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Rites of Spring: The Great War and The Birth of the Modern Age - Book Report/Review Example

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“Rites of Spring, the Great War and the Birth of the Modern Age” Student enter the Name and Code Number University or College Name of Professor 27th February, 2012. 1. Introduction: As we all know that war is to call for battle and it is related to something which does not add to the growth of any country or nation…
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Rites of Spring: The Great War and The Birth of the Modern Age
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"Rites of Spring: The Great War and The Birth of the Modern Age"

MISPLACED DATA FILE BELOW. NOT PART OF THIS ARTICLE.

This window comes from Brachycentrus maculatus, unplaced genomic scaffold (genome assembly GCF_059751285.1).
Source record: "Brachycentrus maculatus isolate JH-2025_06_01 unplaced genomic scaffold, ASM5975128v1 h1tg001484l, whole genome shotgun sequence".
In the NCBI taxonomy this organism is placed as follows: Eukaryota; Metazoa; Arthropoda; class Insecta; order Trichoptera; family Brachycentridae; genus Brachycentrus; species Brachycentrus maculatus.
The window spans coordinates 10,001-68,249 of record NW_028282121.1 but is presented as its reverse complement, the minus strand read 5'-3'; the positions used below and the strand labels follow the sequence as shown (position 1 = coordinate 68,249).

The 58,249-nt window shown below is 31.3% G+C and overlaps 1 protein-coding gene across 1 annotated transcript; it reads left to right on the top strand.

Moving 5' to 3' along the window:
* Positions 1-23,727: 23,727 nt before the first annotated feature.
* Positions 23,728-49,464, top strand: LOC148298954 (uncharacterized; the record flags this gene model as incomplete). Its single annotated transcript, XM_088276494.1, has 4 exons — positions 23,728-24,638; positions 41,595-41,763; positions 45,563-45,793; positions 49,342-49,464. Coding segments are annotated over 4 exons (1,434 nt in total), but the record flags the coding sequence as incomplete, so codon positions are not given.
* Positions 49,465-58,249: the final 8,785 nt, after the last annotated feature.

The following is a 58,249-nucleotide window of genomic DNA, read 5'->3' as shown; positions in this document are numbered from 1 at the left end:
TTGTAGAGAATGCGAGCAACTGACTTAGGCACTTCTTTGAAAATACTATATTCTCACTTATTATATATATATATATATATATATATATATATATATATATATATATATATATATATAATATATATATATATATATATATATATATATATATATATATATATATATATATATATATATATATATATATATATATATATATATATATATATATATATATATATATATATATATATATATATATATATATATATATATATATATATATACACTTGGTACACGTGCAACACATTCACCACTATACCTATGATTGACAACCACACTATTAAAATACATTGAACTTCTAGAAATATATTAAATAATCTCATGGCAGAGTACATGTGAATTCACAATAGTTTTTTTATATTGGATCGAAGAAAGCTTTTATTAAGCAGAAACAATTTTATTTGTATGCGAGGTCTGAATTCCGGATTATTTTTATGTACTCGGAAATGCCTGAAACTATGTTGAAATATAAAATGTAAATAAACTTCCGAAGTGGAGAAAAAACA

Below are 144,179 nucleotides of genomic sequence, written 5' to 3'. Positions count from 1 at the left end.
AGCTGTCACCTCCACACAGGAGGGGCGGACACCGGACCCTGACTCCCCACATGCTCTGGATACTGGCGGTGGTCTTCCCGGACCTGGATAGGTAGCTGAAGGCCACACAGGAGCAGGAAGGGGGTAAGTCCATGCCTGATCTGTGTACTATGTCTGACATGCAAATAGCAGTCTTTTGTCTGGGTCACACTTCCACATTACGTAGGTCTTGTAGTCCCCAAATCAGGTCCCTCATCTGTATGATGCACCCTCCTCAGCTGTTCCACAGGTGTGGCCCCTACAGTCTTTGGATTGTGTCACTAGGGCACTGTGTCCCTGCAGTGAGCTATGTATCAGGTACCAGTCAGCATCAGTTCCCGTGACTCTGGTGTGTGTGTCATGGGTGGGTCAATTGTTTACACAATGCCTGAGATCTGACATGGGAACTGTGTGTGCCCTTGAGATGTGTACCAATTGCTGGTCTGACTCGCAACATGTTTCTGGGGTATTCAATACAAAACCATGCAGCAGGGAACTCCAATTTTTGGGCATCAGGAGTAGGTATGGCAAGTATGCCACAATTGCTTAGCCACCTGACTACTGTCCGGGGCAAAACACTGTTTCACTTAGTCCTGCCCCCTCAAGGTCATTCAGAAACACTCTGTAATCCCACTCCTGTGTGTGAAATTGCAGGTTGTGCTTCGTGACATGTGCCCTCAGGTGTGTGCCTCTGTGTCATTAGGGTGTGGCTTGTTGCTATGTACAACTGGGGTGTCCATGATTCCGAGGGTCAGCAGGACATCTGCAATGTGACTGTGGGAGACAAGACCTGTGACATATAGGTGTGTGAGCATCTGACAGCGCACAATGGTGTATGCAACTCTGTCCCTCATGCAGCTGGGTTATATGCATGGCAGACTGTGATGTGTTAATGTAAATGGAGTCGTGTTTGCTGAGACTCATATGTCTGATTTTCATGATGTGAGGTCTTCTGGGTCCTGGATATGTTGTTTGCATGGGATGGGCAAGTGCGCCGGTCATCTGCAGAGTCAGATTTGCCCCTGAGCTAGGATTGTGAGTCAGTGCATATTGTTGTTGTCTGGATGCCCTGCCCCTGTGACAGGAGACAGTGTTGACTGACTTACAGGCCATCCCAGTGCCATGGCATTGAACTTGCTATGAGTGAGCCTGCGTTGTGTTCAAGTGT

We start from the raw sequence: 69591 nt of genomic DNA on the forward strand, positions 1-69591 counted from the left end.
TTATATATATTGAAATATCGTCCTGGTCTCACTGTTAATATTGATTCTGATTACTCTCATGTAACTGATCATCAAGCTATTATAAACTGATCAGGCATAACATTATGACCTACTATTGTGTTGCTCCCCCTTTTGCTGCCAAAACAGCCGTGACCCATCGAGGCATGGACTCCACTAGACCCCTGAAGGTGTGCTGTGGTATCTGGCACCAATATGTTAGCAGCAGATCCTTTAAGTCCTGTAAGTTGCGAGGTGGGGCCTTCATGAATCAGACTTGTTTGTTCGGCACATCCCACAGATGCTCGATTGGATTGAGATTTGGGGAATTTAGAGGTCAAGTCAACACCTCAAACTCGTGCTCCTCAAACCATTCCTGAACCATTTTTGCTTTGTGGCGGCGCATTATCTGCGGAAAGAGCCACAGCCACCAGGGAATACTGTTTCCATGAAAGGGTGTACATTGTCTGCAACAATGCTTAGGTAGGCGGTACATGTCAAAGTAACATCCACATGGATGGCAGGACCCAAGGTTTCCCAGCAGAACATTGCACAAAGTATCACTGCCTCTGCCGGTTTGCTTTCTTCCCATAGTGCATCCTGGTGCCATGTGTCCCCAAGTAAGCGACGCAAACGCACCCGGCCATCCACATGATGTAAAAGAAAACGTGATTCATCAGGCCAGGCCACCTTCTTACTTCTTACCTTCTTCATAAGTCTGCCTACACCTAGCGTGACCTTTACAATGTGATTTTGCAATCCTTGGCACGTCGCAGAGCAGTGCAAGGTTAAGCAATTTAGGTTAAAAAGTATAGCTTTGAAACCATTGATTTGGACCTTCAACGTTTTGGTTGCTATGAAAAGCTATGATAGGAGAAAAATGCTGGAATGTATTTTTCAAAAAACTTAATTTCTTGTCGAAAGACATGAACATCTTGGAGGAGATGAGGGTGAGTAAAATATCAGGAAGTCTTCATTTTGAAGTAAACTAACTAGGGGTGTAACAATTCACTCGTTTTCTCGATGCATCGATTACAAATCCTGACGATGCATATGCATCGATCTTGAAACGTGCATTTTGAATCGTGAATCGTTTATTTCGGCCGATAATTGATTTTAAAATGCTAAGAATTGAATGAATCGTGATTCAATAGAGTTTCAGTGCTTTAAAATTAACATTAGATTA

Download file to see previous pages This certainly is not a good thing and, therefore, should be discouraged and communication should be promoted to avoid such issues. For the last many decades, the concept of modernism has fascinated historians, writers and philosophers. They have tried to probe all the aspects of this thought and how it emerged over the times. Modris Eksteins is one of the writers who wrote a book on this topic and titled ?Rites of Spring, the Great War and the Birth of the Modern Age?. According to his thesis, the modernist views in the world, especially Germany, led to the outbreak of the First World War. Although the war ended with Germany’s defeat on the battlefield yet it resulted in the victory of its modernist tendencies and spirit. Eksteins (2000) uses the 1913 Russian ballet ?The Rites of Spring? as a metaphor for the war and the coming world order. According to Eksteins (2000, pp. xvi), the title of the book is tailored with the finest elements of history and is based on a ballet which is all about “movement”. This book is all about movement. Times change from good to bad and the journey of history the reader gets mesmerized by the detailed visualization of the war by the writer. Eksteins (2000, pp. xvi) states that one has to feel the misery and the emotions with full depth to understand the importance of Great War. The book begins with explanation of Venice. Eksteins states that Richard Wagner grasped motivation for the first opera of his which was full of emotions including grief, love, hatred and slaughter (1). In fact, the author tries to highlight the psychological condition of the people during war time. He elaborates how the trauma of war and the distressing recollections of horrible and brutal atrocities affect people. Eksteins’ (2000) analysis of the First World War focuses particularly on the attitudes and ideas expressed by common people in the lead-up to the war, as well as throughout the duration of the warfare period. This analysis is based on two cultural events: Lindbergh’s triumphal reception after his transatlantic flight, and the success of Remarque’s book ?All Quiet on the Western Front?. Being a Latvian whose family suffered at the hands of Germans in the Second World War, Eksteins (2000) is naturally interested in Germany and the Nazis. On the other hand, his education and linguistic skills might have contributed to him focusing almost exclusively on the zeitgeist of Western Europe, while ignoring the effects that the war had on the larger world. As a cultural historian, he tends to skip the economic and political dimensions of the war and its causes. He follows a literary approach while examining the history of the war. The present review essay tends to critically analyze Eksteins’ (2000) book which includes three things: the origins of the Great War and the birth of modernism; the brutal actions during the war and lastly, the aftermath of the war which was manifested through the emergence of the ideologies of Fascism and Nazism. 2. Rites of Spring, the Great War and the Birth of the Modern Age: Eksteins (2000) starts his book by arguing that the First World War began as a clash between two great cultural ideas. One was the conservative culture based on Enlightenment and Romantic ideals and represented mainly by England and France (Eksteins 49). The other was the modernist culture represented by Germany (Eksteins 2000). It was based on estheticism and emancipation from the ...Download file to see next pagesRead More
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